“Fact: Mary Morris is the best travel writer alive. I am humbled by her skill at using the bones of a journey to get to the heart of herself. She's a master of the craft.”
In February 2008, a casual afternoon of ice skating derailed the trip of a lifetime. Mary Morris was on the verge of a well-earned sabbatical, but instead, she endured three months in a wheelchair, two surgeries, and extensive rehabilitation. On Easter Sunday, when she was supposed to be in Morocco, Morris was instead lying on the sofa reading Death in Venice, casting her eyes over these words again and again: "He would go on a journey. Not far. Not all the way to the tigers." Disaster shifted to possibility, and Morris made a decision. When she was well enough to walk again (and her doctor wasn't sure she ever would), she would go "all the way to the tigers."
So begins a three-year odyssey that takes Morris to India in search of the world's most elusive apex predator. Her first lesson: don't look for a tiger because you won't find it--you look for signs of a tiger. And all unseen tigers, hiding in the bush, are referred to as "she." Morris connects deeply with these magnificent and highly endangered animals, and her weeks on tiger safari also afford a new understanding of herself.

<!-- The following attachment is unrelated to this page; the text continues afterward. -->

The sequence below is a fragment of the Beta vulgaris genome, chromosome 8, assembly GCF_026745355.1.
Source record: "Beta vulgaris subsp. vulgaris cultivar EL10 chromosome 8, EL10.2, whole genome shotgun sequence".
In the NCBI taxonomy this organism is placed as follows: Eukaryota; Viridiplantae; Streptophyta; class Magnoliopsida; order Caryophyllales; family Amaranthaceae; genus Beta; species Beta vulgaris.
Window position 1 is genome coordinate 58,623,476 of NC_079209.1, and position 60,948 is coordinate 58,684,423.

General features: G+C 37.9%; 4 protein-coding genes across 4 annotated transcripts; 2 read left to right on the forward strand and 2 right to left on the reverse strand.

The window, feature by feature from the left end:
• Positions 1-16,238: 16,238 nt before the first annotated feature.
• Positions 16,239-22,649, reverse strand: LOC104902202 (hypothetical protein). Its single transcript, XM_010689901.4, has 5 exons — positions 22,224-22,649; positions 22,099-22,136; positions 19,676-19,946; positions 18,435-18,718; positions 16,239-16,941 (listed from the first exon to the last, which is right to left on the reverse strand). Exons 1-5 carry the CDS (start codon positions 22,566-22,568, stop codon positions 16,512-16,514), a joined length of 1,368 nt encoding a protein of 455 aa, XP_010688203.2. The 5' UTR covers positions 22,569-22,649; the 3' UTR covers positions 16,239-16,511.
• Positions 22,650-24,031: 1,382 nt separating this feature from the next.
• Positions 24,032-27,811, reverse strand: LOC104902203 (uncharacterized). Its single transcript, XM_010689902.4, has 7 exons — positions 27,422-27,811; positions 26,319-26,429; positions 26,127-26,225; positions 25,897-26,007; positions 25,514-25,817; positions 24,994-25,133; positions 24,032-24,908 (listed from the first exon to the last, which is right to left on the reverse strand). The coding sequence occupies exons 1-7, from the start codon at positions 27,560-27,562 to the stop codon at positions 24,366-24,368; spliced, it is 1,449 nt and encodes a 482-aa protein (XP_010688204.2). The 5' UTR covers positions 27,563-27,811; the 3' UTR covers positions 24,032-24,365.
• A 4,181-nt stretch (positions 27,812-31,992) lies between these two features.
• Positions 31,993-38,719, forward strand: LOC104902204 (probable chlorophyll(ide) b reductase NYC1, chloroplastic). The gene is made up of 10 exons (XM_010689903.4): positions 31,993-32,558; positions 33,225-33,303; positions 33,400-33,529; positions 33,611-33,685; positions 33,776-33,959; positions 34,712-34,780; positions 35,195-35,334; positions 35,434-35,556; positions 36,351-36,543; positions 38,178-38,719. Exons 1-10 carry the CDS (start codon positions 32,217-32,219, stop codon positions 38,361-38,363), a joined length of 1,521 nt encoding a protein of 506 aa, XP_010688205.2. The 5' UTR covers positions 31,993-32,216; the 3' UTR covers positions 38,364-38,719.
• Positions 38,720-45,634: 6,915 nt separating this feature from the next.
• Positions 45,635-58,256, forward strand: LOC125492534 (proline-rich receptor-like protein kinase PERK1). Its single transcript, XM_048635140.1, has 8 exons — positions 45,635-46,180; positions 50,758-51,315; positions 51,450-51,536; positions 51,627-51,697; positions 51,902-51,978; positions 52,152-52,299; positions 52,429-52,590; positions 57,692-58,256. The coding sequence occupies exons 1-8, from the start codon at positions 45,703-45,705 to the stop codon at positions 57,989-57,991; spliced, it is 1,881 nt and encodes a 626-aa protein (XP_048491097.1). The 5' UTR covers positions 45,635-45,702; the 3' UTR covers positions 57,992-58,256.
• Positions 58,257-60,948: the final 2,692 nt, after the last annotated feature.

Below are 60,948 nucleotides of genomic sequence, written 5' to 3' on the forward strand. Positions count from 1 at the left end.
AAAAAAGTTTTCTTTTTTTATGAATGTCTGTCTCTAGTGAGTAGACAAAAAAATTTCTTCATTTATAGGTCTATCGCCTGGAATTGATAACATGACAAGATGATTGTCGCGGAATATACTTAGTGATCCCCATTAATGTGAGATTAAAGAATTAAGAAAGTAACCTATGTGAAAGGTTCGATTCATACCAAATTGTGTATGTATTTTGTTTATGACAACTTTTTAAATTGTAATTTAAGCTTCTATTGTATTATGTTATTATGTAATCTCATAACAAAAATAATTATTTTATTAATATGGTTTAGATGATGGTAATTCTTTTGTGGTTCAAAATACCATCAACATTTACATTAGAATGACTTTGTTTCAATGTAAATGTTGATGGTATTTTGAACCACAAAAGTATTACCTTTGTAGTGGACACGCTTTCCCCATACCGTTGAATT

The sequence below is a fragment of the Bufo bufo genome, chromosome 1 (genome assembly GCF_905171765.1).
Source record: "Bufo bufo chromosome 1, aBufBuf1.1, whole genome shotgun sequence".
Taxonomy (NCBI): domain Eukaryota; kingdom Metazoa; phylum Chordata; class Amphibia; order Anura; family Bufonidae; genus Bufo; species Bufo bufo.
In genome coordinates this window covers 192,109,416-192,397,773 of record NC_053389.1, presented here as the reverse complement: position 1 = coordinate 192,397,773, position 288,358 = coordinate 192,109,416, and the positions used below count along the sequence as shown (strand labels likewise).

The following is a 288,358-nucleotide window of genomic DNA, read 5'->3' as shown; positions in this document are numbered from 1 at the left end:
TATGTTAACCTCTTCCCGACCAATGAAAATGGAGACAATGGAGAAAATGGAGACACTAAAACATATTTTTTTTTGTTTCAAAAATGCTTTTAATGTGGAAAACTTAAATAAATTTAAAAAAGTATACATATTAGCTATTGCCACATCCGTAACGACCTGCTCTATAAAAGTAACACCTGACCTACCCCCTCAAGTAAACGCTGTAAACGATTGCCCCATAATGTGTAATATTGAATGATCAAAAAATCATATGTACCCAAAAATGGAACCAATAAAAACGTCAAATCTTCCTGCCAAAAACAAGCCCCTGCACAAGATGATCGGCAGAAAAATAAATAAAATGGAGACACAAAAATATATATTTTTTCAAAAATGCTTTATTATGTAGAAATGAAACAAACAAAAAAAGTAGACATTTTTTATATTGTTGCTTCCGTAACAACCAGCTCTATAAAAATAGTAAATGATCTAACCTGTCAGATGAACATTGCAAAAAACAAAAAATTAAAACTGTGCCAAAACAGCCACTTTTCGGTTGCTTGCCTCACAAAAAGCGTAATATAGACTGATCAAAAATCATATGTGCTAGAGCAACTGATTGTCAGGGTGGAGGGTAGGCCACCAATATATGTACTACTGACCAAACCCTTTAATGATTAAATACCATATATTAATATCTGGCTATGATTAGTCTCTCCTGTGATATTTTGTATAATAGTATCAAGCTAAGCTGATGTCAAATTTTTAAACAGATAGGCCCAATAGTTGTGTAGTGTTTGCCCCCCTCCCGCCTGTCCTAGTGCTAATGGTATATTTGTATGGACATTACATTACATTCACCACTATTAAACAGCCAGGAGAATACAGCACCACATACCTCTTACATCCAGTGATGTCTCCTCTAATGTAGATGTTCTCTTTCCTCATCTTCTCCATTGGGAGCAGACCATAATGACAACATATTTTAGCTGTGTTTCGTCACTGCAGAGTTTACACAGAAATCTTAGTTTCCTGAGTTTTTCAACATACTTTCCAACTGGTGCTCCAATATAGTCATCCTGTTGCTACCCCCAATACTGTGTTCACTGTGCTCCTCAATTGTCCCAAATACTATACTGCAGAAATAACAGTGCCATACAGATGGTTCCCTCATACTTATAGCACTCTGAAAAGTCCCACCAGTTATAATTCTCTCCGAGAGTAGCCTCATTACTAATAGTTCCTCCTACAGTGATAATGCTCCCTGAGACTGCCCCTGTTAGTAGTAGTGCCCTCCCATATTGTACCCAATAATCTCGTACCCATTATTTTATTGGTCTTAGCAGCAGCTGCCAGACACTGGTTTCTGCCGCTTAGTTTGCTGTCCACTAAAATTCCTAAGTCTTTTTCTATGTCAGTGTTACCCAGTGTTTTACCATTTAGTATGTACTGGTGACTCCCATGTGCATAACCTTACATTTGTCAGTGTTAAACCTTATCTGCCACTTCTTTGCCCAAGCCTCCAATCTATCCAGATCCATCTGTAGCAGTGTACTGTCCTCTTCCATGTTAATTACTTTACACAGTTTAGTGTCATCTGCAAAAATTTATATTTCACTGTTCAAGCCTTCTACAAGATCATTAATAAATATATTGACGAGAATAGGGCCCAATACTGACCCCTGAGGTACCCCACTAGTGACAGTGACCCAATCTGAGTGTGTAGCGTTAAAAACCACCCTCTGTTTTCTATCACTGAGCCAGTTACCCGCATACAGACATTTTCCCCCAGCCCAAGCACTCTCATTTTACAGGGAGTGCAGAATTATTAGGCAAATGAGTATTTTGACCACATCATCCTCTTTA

Written in over a hundred short chapters, All the Way to the Tigers offers an elegiac, wry, and wise look at a woman on the road and the glorious, elusive creature she seeks.
“In All the Way to the Tigers, Mary Morris so seamlessly combines her interior and exterior experiences, the effect is simply magical, the work of a virtuoso. The journey inside the author’s own mind is every bit as captivating as the trip itself. I’d follow her anywhere.”
―Robert Kolker, New York Times bestselling author of Hidden Valley Road
Mary Morris is the author of numerous works of fiction, including the novels Gateway to the Moon, The Jazz Palace, A Mother's Love, and House Arrest, and of nonfiction, including the travel classic Nothing to Declare: Memoirs of a Woman Traveling Alone. Morris is a recipient of the Rome Prize in literature and the 2016 Anisfield-Wolf Book Award for Fiction. She lives in Brooklyn, New York.